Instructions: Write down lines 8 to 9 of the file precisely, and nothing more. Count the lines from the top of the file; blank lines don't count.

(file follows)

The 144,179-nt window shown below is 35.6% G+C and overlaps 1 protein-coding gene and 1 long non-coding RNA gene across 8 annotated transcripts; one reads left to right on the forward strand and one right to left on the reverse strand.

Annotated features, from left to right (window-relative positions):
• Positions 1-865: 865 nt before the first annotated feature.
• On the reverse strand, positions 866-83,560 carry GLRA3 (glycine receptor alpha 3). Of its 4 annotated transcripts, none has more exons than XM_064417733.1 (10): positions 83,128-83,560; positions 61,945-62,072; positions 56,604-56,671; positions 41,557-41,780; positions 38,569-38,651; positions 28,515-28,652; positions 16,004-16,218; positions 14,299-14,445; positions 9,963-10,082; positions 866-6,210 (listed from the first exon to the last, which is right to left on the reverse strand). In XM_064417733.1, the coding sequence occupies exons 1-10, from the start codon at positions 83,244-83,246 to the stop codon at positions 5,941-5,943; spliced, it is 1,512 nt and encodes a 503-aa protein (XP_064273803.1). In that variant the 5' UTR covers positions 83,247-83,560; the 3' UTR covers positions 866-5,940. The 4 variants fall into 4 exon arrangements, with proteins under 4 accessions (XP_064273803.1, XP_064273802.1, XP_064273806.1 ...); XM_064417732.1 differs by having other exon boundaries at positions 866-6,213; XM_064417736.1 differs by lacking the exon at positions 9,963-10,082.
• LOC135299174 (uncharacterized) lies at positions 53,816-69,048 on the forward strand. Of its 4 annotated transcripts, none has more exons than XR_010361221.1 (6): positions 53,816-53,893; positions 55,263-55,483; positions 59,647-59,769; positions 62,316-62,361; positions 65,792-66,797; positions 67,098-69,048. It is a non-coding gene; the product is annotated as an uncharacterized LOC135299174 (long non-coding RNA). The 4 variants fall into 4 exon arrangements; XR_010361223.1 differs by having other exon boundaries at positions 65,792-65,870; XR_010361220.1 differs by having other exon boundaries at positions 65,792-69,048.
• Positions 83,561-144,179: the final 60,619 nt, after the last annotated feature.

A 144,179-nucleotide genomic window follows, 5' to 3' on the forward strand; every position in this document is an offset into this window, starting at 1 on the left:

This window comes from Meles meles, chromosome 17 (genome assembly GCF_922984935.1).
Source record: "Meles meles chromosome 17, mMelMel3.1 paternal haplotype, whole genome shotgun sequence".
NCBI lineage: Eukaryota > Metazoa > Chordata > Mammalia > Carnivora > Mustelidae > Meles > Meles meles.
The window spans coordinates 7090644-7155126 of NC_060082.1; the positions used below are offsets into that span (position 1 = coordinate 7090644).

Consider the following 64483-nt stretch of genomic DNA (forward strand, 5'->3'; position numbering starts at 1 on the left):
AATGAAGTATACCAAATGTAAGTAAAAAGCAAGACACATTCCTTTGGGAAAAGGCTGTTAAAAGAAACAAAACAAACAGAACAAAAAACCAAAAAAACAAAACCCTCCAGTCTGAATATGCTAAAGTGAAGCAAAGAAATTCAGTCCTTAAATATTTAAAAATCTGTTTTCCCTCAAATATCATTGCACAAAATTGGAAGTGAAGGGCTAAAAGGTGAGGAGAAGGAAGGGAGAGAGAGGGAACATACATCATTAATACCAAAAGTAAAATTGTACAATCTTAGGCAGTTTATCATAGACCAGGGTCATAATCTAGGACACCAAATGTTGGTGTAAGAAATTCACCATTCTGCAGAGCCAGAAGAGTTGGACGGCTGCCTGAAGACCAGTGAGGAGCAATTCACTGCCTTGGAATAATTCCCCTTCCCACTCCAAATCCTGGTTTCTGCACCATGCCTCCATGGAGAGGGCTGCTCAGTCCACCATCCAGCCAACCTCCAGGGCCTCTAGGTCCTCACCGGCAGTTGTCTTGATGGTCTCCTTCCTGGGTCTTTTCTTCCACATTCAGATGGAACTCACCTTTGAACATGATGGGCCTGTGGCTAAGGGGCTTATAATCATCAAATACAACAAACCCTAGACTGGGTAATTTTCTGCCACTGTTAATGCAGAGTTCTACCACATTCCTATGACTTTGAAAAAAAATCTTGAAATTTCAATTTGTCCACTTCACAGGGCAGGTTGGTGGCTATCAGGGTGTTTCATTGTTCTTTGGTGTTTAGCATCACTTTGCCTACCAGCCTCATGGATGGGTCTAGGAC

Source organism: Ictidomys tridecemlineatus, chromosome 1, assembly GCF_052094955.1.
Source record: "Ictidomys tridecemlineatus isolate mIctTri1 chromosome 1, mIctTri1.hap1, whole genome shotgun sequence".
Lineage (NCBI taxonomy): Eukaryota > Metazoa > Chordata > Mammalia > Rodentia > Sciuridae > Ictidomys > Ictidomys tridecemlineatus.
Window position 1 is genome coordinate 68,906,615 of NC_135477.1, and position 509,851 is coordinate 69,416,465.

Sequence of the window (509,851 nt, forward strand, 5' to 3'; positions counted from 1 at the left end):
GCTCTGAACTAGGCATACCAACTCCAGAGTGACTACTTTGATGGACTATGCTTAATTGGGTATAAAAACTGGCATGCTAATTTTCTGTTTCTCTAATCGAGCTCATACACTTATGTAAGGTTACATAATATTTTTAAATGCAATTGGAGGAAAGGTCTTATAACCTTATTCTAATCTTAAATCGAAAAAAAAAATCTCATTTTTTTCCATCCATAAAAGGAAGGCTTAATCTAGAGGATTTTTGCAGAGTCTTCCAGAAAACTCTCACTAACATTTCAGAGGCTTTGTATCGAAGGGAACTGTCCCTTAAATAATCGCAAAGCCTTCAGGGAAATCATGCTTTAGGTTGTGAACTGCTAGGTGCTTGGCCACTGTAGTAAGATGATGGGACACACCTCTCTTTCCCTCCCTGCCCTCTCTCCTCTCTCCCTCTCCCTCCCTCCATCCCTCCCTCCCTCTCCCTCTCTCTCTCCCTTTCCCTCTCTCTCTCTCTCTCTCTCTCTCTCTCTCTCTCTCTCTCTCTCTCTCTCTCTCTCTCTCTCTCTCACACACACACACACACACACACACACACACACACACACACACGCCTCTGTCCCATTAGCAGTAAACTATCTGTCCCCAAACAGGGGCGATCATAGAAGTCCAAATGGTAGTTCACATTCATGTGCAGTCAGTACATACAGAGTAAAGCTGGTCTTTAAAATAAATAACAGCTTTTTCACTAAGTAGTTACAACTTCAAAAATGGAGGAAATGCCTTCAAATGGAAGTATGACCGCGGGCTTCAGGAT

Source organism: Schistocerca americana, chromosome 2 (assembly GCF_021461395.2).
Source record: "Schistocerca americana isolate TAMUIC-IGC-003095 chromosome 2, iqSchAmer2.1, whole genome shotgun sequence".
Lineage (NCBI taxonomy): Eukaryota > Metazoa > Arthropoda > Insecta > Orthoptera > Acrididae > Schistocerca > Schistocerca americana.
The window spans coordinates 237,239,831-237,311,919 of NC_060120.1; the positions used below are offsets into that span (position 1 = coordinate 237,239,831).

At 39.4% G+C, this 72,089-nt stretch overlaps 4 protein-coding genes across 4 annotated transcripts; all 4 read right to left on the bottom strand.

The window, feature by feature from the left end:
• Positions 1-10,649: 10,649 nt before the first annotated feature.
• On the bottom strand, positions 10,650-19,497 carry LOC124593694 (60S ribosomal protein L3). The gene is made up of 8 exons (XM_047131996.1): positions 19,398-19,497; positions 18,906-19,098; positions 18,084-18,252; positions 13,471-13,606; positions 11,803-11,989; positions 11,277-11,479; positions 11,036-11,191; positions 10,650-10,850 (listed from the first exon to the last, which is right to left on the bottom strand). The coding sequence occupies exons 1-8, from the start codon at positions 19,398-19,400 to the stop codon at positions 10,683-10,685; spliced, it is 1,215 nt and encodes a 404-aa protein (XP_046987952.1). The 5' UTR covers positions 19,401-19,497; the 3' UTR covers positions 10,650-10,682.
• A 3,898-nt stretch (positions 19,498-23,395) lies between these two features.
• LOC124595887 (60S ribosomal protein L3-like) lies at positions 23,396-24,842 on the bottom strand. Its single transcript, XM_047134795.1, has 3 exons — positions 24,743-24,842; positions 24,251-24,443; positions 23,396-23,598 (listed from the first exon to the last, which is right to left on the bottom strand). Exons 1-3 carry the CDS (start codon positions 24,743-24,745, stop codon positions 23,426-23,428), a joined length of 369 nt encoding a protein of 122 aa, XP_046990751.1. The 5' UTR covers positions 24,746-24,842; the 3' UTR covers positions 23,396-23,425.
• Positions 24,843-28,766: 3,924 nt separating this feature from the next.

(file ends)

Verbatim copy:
This window comes from Meles meles, chromosome 17 (genome assembly GCF_922984935.1).
Source record: "Meles meles chromosome 17, mMelMel3.1 paternal haplotype, whole genome shotgun sequence".